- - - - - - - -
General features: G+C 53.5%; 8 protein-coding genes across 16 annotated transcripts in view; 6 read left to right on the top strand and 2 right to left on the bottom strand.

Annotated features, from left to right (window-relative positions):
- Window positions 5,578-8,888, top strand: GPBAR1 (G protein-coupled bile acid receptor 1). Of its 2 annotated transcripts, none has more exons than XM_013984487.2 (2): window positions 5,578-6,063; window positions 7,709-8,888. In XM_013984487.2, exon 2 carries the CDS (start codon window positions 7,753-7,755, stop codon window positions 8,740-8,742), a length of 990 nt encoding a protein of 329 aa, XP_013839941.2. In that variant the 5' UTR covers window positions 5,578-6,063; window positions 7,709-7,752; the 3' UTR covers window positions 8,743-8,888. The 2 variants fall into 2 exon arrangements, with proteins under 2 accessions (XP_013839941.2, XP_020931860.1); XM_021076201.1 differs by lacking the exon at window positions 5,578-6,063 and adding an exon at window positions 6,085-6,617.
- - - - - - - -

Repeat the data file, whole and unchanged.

General features: G+C 53.5%; 8 protein-coding genes across 16 annotated transcripts in view; 6 read left to right on the top strand and 2 right to left on the bottom strand.

Annotated features, from left to right (window-relative positions):
- Window positions 5,578-8,888, top strand: GPBAR1 (G protein-coupled bile acid receptor 1). Of its 2 annotated transcripts, none has more exons than XM_013984487.2 (2): window positions 5,578-6,063; window positions 7,709-8,888. In XM_013984487.2, exon 2 carries the CDS (start codon window positions 7,753-7,755, stop codon window positions 8,740-8,742), a length of 990 nt encoding a protein of 329 aa, XP_013839941.2. In that variant the 5' UTR covers window positions 5,578-6,063; window positions 7,709-7,752; the 3' UTR covers window positions 8,743-8,888. The 2 variants fall into 2 exon arrangements, with proteins under 2 accessions (XP_013839941.2, XP_020931860.1); XM_021076201.1 differs by lacking the exon at window positions 5,578-6,063 and adding an exon at window positions 6,085-6,617.